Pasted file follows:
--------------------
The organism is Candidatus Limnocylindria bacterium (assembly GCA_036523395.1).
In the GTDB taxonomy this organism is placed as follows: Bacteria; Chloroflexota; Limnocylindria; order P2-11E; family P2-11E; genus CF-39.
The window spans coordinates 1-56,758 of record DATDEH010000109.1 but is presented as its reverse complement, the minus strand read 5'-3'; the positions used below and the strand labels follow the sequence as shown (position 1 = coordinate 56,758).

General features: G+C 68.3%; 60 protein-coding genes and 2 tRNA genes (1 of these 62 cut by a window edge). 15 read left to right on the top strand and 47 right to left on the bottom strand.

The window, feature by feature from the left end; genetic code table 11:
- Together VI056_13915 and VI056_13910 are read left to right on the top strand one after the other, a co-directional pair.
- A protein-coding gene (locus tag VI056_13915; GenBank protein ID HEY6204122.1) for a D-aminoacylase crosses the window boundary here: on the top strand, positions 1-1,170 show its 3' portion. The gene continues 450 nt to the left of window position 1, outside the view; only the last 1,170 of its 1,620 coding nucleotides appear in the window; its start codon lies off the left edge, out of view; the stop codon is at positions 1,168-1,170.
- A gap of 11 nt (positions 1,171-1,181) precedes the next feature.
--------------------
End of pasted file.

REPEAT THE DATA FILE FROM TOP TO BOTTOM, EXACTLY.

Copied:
The organism is Candidatus Limnocylindria bacterium (assembly GCA_036523395.1).
In the GTDB taxonomy this organism is placed as follows: Bacteria; Chloroflexota; Limnocylindria; order P2-11E; family P2-11E; genus CF-39.
The window spans coordinates 1-56,758 of record DATDEH010000109.1 but is presented as its reverse complement, the minus strand read 5'-3'; the positions used below and the strand labels follow the sequence as shown (position 1 = coordinate 56,758).

General features: G+C 68.3%; 60 protein-coding genes and 2 tRNA genes (1 of these 62 cut by a window edge). 15 read left to right on the top strand and 47 right to left on the bottom strand.

The window, feature by feature from the left end; genetic code table 11:
- Together VI056_13915 and VI056_13910 are read left to right on the top strand one after the other, a co-directional pair.
- A protein-coding gene (locus tag VI056_13915; GenBank protein ID HEY6204122.1) for a D-aminoacylase crosses the window boundary here: on the top strand, positions 1-1,170 show its 3' portion. The gene continues 450 nt to the left of window position 1, outside the view; only the last 1,170 of its 1,620 coding nucleotides appear in the window; its start codon lies off the left edge, out of view; the stop codon is at positions 1,168-1,170.
- A gap of 11 nt (positions 1,171-1,181) precedes the next feature.